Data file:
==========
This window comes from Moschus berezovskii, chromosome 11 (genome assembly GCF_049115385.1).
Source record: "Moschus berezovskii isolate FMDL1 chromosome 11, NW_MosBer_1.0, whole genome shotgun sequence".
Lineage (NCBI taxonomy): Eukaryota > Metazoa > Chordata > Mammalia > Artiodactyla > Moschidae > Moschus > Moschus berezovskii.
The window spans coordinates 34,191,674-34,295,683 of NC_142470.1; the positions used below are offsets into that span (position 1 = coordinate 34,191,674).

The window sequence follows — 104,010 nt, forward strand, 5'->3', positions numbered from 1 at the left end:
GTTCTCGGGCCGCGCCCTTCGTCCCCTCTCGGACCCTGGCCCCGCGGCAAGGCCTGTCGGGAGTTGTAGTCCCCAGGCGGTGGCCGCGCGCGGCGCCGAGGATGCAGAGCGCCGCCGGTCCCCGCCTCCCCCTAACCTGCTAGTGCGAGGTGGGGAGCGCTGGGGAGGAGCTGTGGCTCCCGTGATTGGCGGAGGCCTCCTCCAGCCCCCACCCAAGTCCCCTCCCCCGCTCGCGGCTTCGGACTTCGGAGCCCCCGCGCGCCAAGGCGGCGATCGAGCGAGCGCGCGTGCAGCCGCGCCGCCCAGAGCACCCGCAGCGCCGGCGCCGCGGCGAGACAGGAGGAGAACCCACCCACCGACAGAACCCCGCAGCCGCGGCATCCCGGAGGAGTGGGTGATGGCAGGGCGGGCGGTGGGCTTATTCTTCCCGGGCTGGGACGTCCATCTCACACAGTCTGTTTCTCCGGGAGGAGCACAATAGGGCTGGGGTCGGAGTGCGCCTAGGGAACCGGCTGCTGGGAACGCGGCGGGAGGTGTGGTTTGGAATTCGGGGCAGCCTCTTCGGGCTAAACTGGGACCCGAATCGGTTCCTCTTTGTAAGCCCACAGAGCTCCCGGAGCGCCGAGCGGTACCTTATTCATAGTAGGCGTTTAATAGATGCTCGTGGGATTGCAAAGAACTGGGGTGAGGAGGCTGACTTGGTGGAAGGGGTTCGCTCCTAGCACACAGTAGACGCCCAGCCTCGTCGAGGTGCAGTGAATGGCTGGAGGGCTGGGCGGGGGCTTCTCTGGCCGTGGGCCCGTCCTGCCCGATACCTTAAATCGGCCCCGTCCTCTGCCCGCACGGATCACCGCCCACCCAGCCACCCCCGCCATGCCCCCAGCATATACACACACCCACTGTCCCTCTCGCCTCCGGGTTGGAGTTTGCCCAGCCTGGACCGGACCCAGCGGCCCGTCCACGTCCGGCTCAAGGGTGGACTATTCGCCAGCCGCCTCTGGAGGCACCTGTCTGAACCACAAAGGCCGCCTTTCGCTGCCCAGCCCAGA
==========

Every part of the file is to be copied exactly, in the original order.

This window comes from Moschus berezovskii, chromosome 11 (genome assembly GCF_049115385.1).
Source record: "Moschus berezovskii isolate FMDL1 chromosome 11, NW_MosBer_1.0, whole genome shotgun sequence".
Lineage (NCBI taxonomy): Eukaryota > Metazoa > Chordata > Mammalia > Artiodactyla > Moschidae > Moschus > Moschus berezovskii.
The window spans coordinates 34,191,674-34,295,683 of NC_142470.1; the positions used below are offsets into that span (position 1 = coordinate 34,191,674).

The window sequence follows — 104,010 nt, forward strand, 5'->3', positions numbered from 1 at the left end:
GTTCTCGGGCCGCGCCCTTCGTCCCCTCTCGGACCCTGGCCCCGCGGCAAGGCCTGTCGGGAGTTGTAGTCCCCAGGCGGTGGCCGCGCGCGGCGCCGAGGATGCAGAGCGCCGCCGGTCCCCGCCTCCCCCTAACCTGCTAGTGCGAGGTGGGGAGCGCTGGGGAGGAGCTGTGGCTCCCGTGATTGGCGGAGGCCTCCTCCAGCCCCCACCCAAGTCCCCTCCCCCGCTCGCGGCTTCGGACTTCGGAGCCCCCGCGCGCCAAGGCGGCGATCGAGCGAGCGCGCGTGCAGCCGCGCCGCCCAGAGCACCCGCAGCGCCGGCGCCGCGGCGAGACAGGAGGAGAACCCACCCACCGACAGAACCCCGCAGCCGCGGCATCCCGGAGGAGTGGGTGATGGCAGGGCGGGCGGTGGGCTTATTCTTCCCGGGCTGGGACGTCCATCTCACACAGTCTGTTTCTCCGGGAGGAGCACAATAGGGCTGGGGTCGGAGTGCGCCTAGGGAACCGGCTGCTGGGAACGCGGCGGGAGGTGTGGTTTGGAATTCGGGGCAGCCTCTTCGGGCTAAACTGGGACCCGAATCGGTTCCTCTTTGTAAGCCCACAGAGCTCCCGGAGCGCCGAGCGGTACCTTATTCATAGTAGGCGTTTAATAGATGCTCGTGGGATTGCAAAGAACTGGGGTGAGGAGGCTGACTTGGTGGAAGGGGTTCGCTCCTAGCACACAGTAGACGCCCAGCCTCGTCGAGGTGCAGTGAATGGCTGGAGGGCTGGGCGGGGGCTTCTCTGGCCGTGGGCCCGTCCTGCCCGATACCTTAAATCGGCCCCGTCCTCTGCCCGCACGGATCACCGCCCACCCAGCCACCCCCGCCATGCCCCCAGCATATACACACACCCACTGTCCCTCTCGCCTCCGGGTTGGAGTTTGCCCAGCCTGGACCGGACCCAGCGGCCCGTCCACGTCCGGCTCAAGGGTGGACTATTCGCCAGCCGCCTCTGGAGGCACCTGTCTGAACCACAAAGGCCGCCTTTCGCTGCCCAGCCCAGA